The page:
The winter season is no time to forgo foraging. Plenty of food can be harvested from the winter landscape – for example, these crabapples (Malus sp.).
Sure, they may not look as exquisite as they once did a few moons ago, nor are they as large and unblemished as the variants of Malus we find in the grocery store. These, however, have character – a disposition uniquely carved by wind, ice, and snow.
To enjoy these fruits, I decided to create a crabapple jelly. Cinnamon, cardamom, and a splash of maple syrup were all that I added to the recipe, and the natural pectin was enough to produce the desired thickness.
Beyond edibility, crabapples are packed with nutrition and medicine. The deep red and purple pigments found within their fruits, leaves, and flowers owe their colors to antioxidants known as anthocyanins. Necessary for the plant’s survival, these antioxidants are essential for optimal functioning within our bodies as well.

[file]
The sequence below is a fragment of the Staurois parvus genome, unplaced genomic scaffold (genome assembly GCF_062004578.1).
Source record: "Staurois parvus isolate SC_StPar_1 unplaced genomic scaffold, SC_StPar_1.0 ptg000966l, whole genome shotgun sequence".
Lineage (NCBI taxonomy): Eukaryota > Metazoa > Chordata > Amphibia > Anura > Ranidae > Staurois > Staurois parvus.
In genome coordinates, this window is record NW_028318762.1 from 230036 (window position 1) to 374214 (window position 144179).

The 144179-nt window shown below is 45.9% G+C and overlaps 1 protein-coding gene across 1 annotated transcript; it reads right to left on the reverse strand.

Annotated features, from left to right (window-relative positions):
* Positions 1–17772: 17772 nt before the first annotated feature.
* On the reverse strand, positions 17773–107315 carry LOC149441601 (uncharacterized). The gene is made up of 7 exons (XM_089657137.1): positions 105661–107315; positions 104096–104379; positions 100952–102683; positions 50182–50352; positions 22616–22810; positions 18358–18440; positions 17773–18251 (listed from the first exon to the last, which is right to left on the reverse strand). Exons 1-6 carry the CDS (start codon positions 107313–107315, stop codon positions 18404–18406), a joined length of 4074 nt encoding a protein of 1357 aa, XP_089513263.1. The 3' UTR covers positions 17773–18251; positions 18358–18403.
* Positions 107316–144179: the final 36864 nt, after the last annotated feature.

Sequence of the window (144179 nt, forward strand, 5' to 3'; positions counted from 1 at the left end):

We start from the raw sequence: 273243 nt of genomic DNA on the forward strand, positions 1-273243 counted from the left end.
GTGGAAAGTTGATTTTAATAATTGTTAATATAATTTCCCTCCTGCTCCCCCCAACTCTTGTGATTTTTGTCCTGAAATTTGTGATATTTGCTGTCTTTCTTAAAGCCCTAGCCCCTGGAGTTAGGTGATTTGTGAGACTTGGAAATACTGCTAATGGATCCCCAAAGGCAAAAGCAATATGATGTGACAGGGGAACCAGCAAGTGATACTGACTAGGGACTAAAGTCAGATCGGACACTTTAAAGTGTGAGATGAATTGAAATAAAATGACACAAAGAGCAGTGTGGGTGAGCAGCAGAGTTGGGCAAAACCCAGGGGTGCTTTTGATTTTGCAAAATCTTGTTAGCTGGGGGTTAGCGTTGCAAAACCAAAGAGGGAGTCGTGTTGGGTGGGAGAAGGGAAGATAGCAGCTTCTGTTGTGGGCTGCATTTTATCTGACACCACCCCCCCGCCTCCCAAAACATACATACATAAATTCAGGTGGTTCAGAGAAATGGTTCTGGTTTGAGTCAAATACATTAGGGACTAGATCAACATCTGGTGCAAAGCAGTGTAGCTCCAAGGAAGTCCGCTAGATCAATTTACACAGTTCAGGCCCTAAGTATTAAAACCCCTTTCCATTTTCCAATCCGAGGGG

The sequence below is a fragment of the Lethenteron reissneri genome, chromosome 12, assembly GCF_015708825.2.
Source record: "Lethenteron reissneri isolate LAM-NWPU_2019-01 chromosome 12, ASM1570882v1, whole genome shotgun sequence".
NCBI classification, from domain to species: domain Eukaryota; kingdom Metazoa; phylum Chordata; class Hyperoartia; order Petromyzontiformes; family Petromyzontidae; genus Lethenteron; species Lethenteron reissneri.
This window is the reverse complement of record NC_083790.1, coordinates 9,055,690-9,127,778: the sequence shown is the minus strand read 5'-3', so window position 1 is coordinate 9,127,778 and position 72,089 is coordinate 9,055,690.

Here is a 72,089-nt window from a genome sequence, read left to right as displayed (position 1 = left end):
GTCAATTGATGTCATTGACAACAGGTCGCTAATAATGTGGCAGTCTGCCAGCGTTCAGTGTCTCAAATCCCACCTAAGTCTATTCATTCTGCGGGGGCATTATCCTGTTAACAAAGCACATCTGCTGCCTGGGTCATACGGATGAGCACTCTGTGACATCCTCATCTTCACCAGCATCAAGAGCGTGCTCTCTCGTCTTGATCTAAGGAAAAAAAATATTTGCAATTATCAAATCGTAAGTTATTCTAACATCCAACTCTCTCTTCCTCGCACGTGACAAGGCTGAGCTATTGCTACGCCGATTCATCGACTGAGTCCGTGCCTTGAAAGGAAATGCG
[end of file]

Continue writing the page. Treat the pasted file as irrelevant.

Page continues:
Quercetin, a flavonoid in crabapples, has been shown to possess anti-cancer, anti-viral, anti-inflammatory, anti-bacterial, and muscle-relaxing properties (Jan et al., 2010). Additionally, pectin – the gelling polysaccharide – has been shown to demonstrate cholesterol and triglyceride lowering activities (Boyer et al., 2004).
No need to lament the changing season … enjoy the winter harvest for all that is offered! Crabapples and other fruits can still be gathered this time of year in western Pennsylvania, offering – in addition to their nutrition and medicine – tenacity and resilience built from their wild environments.